After two years of women and girls being violated by the men of the community, eight Mennonite women come together to conduct a secret meeting. They are determined to decide how to best protect themselves and their daughters from future harm.
Though illiterate, unable to speak the language of the country they live in, and without knowledge of the world outside their community, the women know they have very little time to make a choice: Should they stay in the lives they know, or do they dare leave?
Based on real events and told through the “minutes” of the women’s all-female symposium,
Bert Lewyn was still a teenager when he and his parents were arrested by the Gestapo. It was 1942 in wartime Berlin. While his parents were sent to a concentration camp, Bert’s youth and training as a machinist made him useful. He was sent to work in a weapons factory. He received one postcard from his parents, then never heard from them again.
Through a combination of luck and will to survive, Bert fled the factory and lived underground in Berlin. By hook or crook, he found shelter, sometimes with compassionate civilians, sometimes with others who found his skills useful,
Tim Johnston, whose breakout debut Descent was called “astonishing,” “dazzling,” and “unforgettable” by critics, returns with The Current, a tour de force about the indelible impact of a crime on the lives of innocent people.
In the dead of winter, outside a small Minnesota town, state troopers pull two young women and their car from the icy Black Root River. One is found downriver, drowned, while the other is found at the scene—half frozen but alive.
What happened was no accident, and news of the crime awakens the community’s memories of another young woman who lost her life in the same river ten years earlier,
“Maybe next time they hear someone railing about how terrible immigrants are, they’ll think about me. I’m a real person.”
Meet nine courageous young adults who have lived in the United States with a secret for much of their lives: they are not U.S. citizens. They came from Colombia, Mexico, Ghana, Independent Samoa, and Korea. They came seeking education, fleeing violence, and escaping poverty. All have heartbreaking and hopeful stories about leaving their homelands and starting a new life in America. And all are weary of living in the shadows. We Are Here to Stay is a very different book than it was intended to be when originally slated for a 2017 release,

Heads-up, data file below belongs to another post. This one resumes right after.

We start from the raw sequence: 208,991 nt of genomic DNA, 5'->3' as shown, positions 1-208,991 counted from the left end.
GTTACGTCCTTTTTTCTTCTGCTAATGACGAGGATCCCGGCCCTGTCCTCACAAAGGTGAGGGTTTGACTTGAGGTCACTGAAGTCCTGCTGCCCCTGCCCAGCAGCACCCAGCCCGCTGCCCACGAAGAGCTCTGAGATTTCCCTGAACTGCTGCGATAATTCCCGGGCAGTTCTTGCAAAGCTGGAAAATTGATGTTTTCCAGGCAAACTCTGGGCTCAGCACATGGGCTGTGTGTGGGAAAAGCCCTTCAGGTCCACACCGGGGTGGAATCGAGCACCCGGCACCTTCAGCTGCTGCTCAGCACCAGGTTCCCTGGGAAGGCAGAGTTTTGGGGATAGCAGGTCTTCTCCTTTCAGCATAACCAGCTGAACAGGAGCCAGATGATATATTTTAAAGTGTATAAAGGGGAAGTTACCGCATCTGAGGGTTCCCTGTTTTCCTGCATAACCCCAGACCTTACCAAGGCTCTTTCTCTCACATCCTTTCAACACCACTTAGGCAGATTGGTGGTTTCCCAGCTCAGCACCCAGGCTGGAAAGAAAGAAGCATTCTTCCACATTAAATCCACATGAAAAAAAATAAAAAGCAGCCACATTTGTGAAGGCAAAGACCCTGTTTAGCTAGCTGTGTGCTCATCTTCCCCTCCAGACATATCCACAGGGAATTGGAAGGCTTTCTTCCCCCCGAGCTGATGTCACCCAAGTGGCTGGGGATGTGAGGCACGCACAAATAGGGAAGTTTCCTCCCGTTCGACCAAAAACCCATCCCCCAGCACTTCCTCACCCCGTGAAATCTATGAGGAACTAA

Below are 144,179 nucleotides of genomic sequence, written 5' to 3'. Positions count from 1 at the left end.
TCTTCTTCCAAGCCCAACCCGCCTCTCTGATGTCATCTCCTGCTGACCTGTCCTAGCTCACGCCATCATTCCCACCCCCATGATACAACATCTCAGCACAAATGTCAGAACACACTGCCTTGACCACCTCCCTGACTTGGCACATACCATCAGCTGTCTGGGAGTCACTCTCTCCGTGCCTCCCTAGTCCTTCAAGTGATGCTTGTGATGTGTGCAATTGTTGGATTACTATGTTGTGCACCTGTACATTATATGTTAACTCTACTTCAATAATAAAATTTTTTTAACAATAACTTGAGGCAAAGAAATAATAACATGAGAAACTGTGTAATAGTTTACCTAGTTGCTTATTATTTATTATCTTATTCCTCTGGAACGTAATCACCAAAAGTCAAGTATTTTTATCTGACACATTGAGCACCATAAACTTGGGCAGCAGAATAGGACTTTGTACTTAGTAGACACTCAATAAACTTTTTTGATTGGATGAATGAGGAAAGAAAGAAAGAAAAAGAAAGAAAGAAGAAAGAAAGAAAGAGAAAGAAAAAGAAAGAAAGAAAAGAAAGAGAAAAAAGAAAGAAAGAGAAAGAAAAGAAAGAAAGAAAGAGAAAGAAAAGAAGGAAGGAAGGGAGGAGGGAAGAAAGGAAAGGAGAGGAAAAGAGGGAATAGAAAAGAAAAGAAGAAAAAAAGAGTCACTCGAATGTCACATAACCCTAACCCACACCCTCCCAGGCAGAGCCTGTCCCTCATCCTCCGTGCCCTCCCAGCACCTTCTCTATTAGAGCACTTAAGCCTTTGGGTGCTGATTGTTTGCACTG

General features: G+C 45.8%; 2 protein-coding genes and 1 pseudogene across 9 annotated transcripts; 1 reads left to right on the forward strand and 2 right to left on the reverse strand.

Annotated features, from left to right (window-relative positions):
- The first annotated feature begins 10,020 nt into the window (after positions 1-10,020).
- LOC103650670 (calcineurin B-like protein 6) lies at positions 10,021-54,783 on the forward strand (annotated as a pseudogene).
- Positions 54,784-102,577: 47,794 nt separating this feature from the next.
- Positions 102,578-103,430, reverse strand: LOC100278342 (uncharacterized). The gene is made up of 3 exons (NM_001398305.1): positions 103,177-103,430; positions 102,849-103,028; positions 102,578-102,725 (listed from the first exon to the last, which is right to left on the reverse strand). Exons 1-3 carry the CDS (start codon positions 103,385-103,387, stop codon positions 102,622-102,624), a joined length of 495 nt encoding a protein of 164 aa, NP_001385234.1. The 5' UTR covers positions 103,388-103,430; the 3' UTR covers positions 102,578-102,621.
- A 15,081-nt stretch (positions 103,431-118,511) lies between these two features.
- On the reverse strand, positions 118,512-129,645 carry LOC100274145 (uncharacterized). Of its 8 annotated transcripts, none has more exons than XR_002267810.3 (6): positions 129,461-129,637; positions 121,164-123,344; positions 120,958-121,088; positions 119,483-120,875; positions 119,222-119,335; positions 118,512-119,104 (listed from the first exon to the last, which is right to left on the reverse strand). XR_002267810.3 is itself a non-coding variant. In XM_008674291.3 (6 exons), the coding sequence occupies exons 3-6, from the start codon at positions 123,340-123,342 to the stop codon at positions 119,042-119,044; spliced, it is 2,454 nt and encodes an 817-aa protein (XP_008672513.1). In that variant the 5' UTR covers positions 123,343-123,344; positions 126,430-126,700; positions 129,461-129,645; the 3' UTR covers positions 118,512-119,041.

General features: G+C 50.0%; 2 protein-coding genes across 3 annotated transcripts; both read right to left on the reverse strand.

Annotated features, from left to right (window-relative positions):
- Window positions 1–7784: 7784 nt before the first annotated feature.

An essential read for our times: an eye-opening memoir of working-class poverty in America that will deepen our understanding of the ways in which class shapes our country.
Sarah Smarsh was born a fifth generation Kansas wheat farmer on her paternal side, and the product of generations of teen mothers on her maternal side. Through her experiences growing up on a farm thirty miles west of Wichita, we are given a unique and essential look into the lives of poor and working class Americans living in the heartland.
During Sarah’s turbulent childhood in Kansas in the 1980s and 1990s,
An intimate, powerful, and inspiring memoir by the former First Lady of the United States.
In a life filled with meaning and accomplishment, Michelle Obama has emerged as one of the most iconic and compelling women of our era. As First Lady of the United States of America—the first African American to serve in that role—she helped create the most welcoming and inclusive White House in history, while also establishing herself as a powerful advocate for women and girls in the U.S. and around the world, dramatically changing the ways that families pursue healthier and more active lives,